South Dakota Rural Development State Director Elsie M. Meeks addressed a crowd of nearly 500 attendees at the 37th Annual National American Indian Council Convention & Trade Show in Phoenix, Arizona last week. This year’s theme was “Connect to the Past, Commit to the Future.”
Meeks, an Oglala Sioux Tribal Member, highlighted Rural Development’s programs and provided stats on the opportunities provided to American Indian/Alaska Native families on a national scale since the year 2000. She noted that the Single Family Housing Direct Program has helped over 2,600 Native families become homeowners during that time and that the USDA Guaranteed program has helped an additional 3,700 families achieve their homeownership dreams. In addition the USDA Home Repair program has funded home repairs for over 3,000 Native families. Read more »
Janie Hipp is passionate about her work.
Hipp, a Senior Advisor to Agriculture Secretary Tom Vilsack, delivered the keynote address at the National American Indian Housing Council national conference going on in Phoenix, Arizona, this week. She noted that one of the first things that Secretary Vilsack did when he walked in the door was to create an Office of Tribal Relations—a move that impressed the straight-talking Hipp.
“Historically, we have had maybe one person trying to work across 17 agencies scattered in just about every county across the country…and around the globe,” she told the nearly 500 attendees. Read more »
On Wednesday May 4th, Secretary Tom Vilsack joined tribal leaders to discuss energy opportunities across Indian Country at the Department of Energy’s (DOE) Tribal Energy Summit here in Washington, DC. The event was a culmination of Energy Roundtables that had taken place across the country over the past few months and provided an opportunity for tribal leaders to hear from cabinet officials about energy programs across the United States Government. Read more »
Cross posted from the Let’s Move! blog:
Last week, Secretary Vilsack joined St. Louis Rams quarterback and Cherokee nation member Sam Bradford in the USDA People’s Garden to talk about the importance of healthy lifestyles to improve the health of our nation’s kids. Secretary Vilsack and Sam Bradford were accompanied by the Executive Director of First Lady Michelle Obama’s Let’s Move! initiative, Robin Schepper, Keith Moore, the Department of the Interior’s Bureau of Indian Education Director, and Janie Hipp, Senior Advisory to Secretary Vilsack with the USDA Office of Tribal Relations. The event underscored the value of programs like Fuel Up to Play 60, Let’s Move! Outside, and the People’s Garden to provide opportunities for parents, teachers and child care givers to get kids up and moving during the summer months. Read more »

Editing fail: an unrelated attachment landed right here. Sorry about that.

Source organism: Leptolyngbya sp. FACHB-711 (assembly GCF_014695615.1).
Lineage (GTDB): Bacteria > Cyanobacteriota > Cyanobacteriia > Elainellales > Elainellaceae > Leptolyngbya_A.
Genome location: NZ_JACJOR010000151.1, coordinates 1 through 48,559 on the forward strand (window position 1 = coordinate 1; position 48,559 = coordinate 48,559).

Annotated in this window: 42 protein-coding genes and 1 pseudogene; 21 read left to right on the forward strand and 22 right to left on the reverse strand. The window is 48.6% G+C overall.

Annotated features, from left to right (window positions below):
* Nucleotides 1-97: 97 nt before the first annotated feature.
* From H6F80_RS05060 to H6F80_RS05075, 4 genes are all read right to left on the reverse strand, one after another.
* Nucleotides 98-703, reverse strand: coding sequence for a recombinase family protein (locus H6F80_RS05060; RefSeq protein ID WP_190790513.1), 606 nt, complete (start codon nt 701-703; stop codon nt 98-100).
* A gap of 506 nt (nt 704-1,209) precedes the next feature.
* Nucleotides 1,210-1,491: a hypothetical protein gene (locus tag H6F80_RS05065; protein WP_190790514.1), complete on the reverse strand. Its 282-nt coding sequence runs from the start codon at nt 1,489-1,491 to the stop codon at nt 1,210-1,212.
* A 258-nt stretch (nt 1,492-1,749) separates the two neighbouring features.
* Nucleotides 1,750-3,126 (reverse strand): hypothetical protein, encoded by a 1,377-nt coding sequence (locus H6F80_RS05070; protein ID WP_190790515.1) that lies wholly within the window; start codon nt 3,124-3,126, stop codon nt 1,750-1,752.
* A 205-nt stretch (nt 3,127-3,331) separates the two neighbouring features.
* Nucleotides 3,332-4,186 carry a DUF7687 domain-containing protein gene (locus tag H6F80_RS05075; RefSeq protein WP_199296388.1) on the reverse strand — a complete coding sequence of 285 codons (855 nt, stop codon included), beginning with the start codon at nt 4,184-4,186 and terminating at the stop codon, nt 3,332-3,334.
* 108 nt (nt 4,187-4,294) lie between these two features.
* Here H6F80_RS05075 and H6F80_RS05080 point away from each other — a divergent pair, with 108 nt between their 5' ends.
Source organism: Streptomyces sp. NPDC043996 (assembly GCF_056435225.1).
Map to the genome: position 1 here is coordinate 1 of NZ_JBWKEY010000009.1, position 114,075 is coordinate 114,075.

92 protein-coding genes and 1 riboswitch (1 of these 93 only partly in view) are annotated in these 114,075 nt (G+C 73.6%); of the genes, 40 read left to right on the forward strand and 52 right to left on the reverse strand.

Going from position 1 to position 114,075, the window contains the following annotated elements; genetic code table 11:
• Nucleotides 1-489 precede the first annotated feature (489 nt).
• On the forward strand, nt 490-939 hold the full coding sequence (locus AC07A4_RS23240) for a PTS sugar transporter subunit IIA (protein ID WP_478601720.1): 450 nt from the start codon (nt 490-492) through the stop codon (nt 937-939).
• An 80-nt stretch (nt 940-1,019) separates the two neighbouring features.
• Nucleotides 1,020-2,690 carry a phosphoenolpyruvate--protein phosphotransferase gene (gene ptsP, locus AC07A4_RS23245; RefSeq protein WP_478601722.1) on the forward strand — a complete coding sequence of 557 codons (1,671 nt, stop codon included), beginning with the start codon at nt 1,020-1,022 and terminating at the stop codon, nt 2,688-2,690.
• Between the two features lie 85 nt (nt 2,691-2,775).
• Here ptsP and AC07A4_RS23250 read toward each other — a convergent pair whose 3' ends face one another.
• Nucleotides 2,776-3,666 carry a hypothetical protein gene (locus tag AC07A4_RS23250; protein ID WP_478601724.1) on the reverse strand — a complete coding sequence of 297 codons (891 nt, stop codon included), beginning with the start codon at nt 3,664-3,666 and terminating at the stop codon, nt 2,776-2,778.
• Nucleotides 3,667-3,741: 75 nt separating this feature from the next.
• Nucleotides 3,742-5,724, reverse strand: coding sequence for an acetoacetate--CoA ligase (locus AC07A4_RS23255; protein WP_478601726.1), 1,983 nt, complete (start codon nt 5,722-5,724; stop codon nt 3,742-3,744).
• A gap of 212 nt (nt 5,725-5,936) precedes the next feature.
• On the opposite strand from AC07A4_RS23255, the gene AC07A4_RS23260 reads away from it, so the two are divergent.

Earlier this week I was privileged to co-host a historic meeting here at USDA. I was joined by Jodi Gillette, Deputy Assistant Secretary of the Bureau of Indian Affairs and Michael Black, Director of the Bureau of Indian Affairs to discuss ways USDA and BIA can work together to better serve the Tribes.
Our two agencies discussed the many challenges in addressing the needs for economic development, natural resource conservation and agriculture on trust land. We reached an agreement to develop working groups made up of representatives of the two departments to focus on land and credit issues. We will also discuss leasing processes, easement issues, how agreements that require both our department’s approvals can be handled more efficiently and how we can work together to focus on joint staff education and training. The end goal is to improve our processes so that economic development, alternative energy, conservation, agriculture, and all our related programs can deploy in Indian Country in a better way. We are forming two working groups of national and local office staff to clarify the issues and begin building workable solutions. Read more »
Rainbow in the Grand Canyon as seen from Near Mather Point on the South Rim, Grand Canyon N.P. NPS photo.
Few places in the U.S. are as secluded as Supai. Nestled in a side canyon of the Grand Canyon, it has the distinction of being the most remote community in the lower 48 states. The only way in or out is to walk, ride a mule, or take a helicopter. Read more »